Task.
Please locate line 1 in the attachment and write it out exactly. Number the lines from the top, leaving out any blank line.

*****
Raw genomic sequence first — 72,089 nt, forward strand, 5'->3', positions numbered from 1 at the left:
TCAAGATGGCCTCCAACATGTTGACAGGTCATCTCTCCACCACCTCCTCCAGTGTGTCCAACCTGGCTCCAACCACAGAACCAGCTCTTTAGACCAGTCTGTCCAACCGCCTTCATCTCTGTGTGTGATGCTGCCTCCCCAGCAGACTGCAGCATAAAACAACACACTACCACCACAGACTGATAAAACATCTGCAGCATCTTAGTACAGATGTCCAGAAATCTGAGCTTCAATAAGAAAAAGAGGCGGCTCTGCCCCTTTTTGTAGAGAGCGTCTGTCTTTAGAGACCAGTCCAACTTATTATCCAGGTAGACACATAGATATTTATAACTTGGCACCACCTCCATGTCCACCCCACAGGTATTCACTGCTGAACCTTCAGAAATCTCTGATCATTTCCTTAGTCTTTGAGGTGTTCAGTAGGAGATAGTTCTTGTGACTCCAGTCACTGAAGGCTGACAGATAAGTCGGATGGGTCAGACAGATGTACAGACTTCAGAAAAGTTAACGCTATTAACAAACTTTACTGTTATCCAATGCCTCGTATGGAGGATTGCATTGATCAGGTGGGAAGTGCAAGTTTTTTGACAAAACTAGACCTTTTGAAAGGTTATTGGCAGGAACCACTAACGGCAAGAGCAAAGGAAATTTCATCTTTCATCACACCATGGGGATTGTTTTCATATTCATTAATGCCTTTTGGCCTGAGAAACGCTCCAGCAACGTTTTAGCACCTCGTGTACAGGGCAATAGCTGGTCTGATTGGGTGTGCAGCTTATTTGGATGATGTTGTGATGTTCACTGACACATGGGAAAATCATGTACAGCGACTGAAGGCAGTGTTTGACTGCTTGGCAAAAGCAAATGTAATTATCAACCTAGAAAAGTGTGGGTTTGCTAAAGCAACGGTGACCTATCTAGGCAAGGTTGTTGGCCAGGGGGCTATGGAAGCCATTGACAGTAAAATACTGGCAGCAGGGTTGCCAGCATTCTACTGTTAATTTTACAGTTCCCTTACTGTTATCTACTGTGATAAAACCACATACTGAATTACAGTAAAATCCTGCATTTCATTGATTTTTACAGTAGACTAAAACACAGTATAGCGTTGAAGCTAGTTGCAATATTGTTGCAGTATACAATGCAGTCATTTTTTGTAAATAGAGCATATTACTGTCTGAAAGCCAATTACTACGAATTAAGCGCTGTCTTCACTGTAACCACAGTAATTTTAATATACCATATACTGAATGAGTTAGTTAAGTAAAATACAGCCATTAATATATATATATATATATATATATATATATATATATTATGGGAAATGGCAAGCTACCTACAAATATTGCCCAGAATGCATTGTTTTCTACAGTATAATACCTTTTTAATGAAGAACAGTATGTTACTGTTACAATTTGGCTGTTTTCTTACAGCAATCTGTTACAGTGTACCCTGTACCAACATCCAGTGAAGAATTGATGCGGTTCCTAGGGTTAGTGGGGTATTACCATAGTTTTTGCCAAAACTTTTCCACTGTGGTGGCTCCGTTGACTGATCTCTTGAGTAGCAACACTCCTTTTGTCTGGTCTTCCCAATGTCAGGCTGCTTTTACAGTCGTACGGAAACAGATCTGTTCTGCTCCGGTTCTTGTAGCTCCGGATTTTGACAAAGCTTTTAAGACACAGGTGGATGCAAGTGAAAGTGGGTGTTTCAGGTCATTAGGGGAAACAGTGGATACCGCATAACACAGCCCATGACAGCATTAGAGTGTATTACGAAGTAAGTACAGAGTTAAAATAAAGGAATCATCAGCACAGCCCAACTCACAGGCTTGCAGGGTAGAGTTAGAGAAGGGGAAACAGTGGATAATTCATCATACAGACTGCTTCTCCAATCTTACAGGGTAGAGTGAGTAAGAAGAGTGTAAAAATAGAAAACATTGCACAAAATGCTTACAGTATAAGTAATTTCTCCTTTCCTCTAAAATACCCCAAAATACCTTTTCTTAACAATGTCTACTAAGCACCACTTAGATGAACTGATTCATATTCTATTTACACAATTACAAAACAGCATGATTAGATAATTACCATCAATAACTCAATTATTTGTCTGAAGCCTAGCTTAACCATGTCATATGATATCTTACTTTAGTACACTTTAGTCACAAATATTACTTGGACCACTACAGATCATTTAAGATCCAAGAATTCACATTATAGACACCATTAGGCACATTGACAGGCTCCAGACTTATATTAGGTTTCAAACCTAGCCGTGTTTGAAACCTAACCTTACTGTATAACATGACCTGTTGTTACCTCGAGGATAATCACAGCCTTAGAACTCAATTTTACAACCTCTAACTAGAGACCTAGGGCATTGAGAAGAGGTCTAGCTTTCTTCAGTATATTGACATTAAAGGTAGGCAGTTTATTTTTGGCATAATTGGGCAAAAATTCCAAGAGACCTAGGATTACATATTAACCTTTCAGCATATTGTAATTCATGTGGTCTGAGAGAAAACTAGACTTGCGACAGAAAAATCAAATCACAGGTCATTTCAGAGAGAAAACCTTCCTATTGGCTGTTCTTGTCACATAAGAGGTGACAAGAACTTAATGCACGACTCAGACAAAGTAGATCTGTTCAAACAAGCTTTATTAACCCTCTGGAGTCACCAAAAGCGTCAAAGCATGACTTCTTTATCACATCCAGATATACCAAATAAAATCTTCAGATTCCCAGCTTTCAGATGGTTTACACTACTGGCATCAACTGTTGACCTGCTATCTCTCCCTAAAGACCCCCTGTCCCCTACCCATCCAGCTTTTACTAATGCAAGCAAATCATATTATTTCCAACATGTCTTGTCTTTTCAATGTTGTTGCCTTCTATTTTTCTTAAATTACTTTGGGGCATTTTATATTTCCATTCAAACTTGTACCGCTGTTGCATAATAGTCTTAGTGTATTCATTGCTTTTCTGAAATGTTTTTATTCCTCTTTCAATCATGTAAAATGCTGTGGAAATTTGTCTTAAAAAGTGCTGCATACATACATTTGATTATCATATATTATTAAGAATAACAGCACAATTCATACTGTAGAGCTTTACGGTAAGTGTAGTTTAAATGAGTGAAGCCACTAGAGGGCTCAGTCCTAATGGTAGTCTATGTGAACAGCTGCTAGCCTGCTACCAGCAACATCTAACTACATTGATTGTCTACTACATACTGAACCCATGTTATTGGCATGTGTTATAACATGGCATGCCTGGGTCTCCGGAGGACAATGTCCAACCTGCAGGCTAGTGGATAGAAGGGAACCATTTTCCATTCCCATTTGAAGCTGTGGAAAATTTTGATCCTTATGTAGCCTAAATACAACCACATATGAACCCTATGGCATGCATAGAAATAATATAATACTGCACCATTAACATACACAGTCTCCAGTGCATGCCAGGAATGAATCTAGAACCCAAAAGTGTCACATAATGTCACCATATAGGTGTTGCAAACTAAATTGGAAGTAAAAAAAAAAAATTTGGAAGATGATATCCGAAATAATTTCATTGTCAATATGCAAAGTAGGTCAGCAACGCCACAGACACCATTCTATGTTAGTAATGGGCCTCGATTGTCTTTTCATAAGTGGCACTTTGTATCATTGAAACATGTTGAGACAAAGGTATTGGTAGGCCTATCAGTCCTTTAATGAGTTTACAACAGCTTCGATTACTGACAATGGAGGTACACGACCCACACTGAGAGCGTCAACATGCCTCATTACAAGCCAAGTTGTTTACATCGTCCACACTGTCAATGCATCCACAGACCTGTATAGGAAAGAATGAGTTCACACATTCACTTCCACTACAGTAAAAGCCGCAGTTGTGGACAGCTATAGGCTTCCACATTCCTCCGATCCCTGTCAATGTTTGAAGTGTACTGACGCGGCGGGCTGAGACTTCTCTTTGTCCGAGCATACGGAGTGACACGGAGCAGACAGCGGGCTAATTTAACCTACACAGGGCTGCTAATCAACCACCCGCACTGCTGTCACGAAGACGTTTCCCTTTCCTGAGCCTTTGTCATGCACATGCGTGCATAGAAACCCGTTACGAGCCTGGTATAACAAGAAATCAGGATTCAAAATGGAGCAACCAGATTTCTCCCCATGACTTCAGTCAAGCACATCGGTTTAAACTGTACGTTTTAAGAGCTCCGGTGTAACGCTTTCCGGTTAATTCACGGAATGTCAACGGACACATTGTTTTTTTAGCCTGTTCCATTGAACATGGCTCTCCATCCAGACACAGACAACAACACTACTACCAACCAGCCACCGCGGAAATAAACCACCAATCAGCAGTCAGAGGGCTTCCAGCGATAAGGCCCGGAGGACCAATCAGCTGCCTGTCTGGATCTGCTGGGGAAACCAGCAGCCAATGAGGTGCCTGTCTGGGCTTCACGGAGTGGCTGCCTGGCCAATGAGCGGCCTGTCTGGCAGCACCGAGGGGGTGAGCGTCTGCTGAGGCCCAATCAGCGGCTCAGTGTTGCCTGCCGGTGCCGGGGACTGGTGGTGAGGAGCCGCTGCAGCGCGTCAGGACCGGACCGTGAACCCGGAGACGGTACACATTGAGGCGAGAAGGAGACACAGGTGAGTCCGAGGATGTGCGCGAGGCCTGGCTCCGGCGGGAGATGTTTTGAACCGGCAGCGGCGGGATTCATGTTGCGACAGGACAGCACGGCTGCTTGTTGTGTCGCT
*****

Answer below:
Raw genomic sequence first — 72,089 nt, forward strand, 5'->3', positions numbered from 1 at the left: